Traveling is hectic enough as it is.
Packing bags, booking flights and reserving rooms and cars makes the planning stages of any type of travel daunting, to say the least.
But now take all that and add the notion of packing a pet as part of your itinerary. This is especially taxing if you're contemplating taking a pet on a plane, but that doesn't mean a trip in the car is any less stressful.
National Pet Safety Day is January 2, and your pet would much appreciate your cooperation when stuffing them into a car or overhead compartment.
That means making your pet a priority and sitting down and going over step by step exactly how they're going to travel with you and the means by which to do so. Don't simply assume you'll find a box or stray carrying case lying around moments before you rush out the door.
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Trupanion takes pets incredibly serious, especially when you take a quick look at their impressive resume as a company that deals in medical insurance for your cats and dogs. Their goal is not only to protect your pets wholeheartedly but also provide a wealth of knowledge for owners for situations such as deciding whether your dog should board the plane with you or if they'll be riding alongside the luggage in the cargo area.
Anyone who owns a pet knows that they're one of the family, and their safety and wellbeing is paramount to your participating and ultimately enjoying any type of travel or vacation. Pets are ironically a strange breed when it comes to something as simple as a car ride.
Trupanion is quick to suggest car rides that include a practice run, so that your pet is comfortable with how the car moves as well as treating pets much the same way you would children, complete with plenty of stops along the way and adherence to air bag and seat belt rules.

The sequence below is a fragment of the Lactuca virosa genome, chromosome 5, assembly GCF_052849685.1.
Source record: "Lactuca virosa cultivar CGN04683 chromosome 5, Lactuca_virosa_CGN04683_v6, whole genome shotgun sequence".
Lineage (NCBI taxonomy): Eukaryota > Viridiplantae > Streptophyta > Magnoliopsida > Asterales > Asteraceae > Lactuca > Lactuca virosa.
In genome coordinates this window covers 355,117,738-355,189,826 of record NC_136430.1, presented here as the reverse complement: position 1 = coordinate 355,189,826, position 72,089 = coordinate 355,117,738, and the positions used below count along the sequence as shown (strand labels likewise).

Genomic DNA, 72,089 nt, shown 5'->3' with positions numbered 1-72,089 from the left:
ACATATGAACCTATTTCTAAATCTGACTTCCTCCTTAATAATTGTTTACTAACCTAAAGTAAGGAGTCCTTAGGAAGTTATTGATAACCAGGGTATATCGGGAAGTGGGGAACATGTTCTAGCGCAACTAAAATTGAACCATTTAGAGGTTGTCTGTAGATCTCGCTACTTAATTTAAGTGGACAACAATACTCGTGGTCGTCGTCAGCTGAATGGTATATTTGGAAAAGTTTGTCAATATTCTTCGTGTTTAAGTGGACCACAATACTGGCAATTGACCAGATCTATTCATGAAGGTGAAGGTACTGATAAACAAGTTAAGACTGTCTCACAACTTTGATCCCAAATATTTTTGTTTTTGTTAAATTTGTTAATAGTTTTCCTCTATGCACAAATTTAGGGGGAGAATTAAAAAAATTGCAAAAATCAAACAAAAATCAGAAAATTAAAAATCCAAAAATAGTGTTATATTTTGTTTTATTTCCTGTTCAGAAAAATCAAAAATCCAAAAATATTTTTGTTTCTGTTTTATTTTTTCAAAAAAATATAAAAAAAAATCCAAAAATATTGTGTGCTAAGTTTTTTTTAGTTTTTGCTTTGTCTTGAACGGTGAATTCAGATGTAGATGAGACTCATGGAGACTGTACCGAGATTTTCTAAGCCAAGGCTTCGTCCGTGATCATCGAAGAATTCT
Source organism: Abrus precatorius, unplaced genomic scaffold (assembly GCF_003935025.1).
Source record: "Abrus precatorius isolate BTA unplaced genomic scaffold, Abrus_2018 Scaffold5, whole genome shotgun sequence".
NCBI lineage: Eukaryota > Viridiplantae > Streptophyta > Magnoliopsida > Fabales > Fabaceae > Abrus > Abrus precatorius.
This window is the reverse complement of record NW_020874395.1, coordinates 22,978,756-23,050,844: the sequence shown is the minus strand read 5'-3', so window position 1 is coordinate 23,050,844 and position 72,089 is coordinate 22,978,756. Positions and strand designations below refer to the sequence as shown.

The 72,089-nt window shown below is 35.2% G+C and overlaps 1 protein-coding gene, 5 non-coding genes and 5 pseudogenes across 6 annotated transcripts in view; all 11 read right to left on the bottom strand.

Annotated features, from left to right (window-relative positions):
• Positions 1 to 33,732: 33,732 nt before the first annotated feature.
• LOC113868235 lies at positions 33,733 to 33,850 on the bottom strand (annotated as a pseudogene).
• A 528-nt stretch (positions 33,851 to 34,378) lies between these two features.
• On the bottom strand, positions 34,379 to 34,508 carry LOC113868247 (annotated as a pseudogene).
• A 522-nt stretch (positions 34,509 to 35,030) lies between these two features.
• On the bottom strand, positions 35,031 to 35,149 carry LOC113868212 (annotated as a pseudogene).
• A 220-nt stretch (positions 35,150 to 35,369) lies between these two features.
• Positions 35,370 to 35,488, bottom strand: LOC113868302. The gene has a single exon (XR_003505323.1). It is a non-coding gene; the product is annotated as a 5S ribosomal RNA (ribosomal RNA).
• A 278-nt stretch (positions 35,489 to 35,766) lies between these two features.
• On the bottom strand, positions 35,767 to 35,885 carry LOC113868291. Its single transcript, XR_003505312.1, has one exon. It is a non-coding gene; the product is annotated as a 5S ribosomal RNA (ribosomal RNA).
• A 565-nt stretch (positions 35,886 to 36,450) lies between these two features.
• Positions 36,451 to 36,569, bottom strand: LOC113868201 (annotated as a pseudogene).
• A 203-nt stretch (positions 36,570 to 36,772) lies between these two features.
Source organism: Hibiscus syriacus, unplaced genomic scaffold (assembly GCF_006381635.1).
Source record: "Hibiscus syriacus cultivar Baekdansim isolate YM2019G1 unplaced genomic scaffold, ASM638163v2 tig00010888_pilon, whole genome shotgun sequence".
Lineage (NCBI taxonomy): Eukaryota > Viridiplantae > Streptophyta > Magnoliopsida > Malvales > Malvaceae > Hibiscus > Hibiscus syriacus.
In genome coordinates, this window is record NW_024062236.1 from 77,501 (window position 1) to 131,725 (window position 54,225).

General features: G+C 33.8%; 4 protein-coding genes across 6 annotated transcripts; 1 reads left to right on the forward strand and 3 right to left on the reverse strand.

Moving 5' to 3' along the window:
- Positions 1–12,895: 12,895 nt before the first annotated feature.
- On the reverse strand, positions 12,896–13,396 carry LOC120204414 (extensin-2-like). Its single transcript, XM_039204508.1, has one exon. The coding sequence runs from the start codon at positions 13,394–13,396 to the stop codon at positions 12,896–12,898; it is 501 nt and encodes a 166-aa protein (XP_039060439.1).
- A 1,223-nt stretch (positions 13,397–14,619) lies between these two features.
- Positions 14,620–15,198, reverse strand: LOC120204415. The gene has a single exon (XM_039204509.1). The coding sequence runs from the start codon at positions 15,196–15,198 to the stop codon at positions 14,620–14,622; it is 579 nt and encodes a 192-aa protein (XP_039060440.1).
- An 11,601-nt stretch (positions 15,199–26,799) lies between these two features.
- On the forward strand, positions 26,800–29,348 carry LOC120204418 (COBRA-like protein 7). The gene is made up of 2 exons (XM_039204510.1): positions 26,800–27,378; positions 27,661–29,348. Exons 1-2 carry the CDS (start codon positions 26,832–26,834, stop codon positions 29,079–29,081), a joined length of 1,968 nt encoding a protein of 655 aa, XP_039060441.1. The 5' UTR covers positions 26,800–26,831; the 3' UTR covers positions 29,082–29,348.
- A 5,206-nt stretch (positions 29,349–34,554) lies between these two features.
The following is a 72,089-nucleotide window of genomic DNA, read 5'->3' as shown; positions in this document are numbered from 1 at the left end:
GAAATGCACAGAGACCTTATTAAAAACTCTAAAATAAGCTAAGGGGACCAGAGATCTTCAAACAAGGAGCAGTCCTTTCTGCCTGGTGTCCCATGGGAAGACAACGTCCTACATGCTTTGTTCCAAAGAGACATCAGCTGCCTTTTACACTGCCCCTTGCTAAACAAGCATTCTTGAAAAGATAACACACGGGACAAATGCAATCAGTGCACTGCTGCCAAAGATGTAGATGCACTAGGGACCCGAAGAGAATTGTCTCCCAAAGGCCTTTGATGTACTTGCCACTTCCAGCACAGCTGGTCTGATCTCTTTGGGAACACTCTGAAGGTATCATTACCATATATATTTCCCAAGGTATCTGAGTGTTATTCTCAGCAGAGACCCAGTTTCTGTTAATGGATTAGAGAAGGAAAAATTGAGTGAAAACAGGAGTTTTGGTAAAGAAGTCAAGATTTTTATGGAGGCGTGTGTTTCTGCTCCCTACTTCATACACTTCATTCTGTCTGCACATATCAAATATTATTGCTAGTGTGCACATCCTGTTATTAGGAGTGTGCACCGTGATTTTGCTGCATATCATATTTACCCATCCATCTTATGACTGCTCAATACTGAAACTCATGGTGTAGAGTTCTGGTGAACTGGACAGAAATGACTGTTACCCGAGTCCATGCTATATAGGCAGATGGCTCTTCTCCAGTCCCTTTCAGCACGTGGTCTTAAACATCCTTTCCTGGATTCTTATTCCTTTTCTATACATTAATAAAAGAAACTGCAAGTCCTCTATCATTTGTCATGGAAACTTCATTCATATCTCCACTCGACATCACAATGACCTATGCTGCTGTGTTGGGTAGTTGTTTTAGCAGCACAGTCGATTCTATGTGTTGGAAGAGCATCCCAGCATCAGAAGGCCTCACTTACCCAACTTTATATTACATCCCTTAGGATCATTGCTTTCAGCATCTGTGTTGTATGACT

Flying is a tougher task, one that leaves you caught between asking yourself an important question: is my dog small enough to ride with me on my lap? Forget about face creams, hand sanitizers and shampoo and consider just how you're going to pack up your dog, or cat for that matter, for the flight.
Trupanion suggests that some owners may want to give their pets some type of medication to calm them down, and their web site offers various information and commentaries on how that should be done. In addition to the option of mild sedation, Trupanion suggests everything from arriving early for your flight to give your dog the chance to walk around, along with marking your dog's travel crate with a name, phone number, address and other pertinent information.
The trick to taming this travel dilemma is implementing a sensible approach, rather than waiting until you're about to leave the house or waiting until the last minute, hoping someone can watch your cat, dog or pet turtle while you're traveling.
Most of the time, those strategies are for the dogs.
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